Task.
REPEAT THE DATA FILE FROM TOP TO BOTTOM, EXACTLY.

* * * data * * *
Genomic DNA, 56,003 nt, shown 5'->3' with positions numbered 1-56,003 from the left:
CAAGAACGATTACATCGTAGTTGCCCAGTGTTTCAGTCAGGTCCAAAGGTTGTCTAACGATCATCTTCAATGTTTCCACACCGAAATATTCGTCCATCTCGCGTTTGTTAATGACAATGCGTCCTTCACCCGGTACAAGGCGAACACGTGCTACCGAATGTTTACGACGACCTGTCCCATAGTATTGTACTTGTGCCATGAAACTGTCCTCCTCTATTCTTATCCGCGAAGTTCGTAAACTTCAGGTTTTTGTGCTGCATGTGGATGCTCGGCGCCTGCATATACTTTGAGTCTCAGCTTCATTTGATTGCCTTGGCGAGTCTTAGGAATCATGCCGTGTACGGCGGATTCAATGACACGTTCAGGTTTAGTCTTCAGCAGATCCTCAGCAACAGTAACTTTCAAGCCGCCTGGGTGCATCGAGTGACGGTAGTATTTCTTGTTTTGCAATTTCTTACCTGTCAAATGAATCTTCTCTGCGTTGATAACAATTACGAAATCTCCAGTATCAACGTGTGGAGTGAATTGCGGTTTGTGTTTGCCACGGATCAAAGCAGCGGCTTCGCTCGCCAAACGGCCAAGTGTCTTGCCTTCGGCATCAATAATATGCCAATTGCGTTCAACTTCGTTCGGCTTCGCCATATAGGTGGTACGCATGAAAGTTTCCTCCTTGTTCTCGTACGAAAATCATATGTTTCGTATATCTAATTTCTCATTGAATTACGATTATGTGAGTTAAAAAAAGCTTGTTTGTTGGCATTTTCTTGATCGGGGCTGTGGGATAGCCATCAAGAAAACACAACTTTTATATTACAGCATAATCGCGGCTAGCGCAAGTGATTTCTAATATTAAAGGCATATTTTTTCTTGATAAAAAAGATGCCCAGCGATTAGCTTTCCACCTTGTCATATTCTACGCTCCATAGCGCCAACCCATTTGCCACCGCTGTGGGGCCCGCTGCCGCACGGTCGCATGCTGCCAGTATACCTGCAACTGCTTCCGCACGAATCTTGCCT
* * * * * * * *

Genomic DNA, 56,003 nt, shown 5'->3' with positions numbered 1-56,003 from the left:
CAAGAACGATTACATCGTAGTTGCCCAGTGTTTCAGTCAGGTCCAAAGGTTGTCTAACGATCATCTTCAATGTTTCCACACCGAAATATTCGTCCATCTCGCGTTTGTTAATGACAATGCGTCCTTCACCCGGTACAAGGCGAACACGTGCTACCGAATGTTTACGACGACCTGTCCCATAGTATTGTACTTGTGCCATGAAACTGTCCTCCTCTATTCTTATCCGCGAAGTTCGTAAACTTCAGGTTTTTGTGCTGCATGTGGATGCTCGGCGCCTGCATATACTTTGAGTCTCAGCTTCATTTGATTGCCTTGGCGAGTCTTAGGAATCATGCCGTGTACGGCGGATTCAATGACACGTTCAGGTTTAGTCTTCAGCAGATCCTCAGCAACAGTAACTTTCAAGCCGCCTGGGTGCATCGAGTGACGGTAGTATTTCTTGTTTTGCAATTTCTTACCTGTCAAATGAATCTTCTCTGCGTTGATAACAATTACGAAATCTCCAGTATCAACGTGTGGAGTGAATTGCGGTTTGTGTTTGCCACGGATCAAAGCAGCGGCTTCGCTCGCCAAACGGCCAAGTGTCTTGCCTTCGGCATCAATAATATGCCAATTGCGTTCAACTTCGTTCGGCTTCGCCATATAGGTGGTACGCATGAAAGTTTCCTCCTTGTTCTCGTACGAAAATCATATGTTTCGTATATCTAATTTCTCATTGAATTACGATTATGTGAGTTAAAAAAAGCTTGTTTGTTGGCATTTTCTTGATCGGGGCTGTGGGATAGCCATCAAGAAAACACAACTTTTATATTACAGCATAATCGCGGCTAGCGCAAGTGATTTCTAATATTAAAGGCATATTTTTTCTTGATAAAAAAGATGCCCAGCGATTAGCTTTCCACCTTGTCATATTCTACGCTCCATAGCGCCAACCCATTTGCCACCGCTGTGGGGCCCGCTGCCGCACGGTCGCATGCTGCCAGTATACCTGCAACTGCTTCCGCACGAATCTTGCCT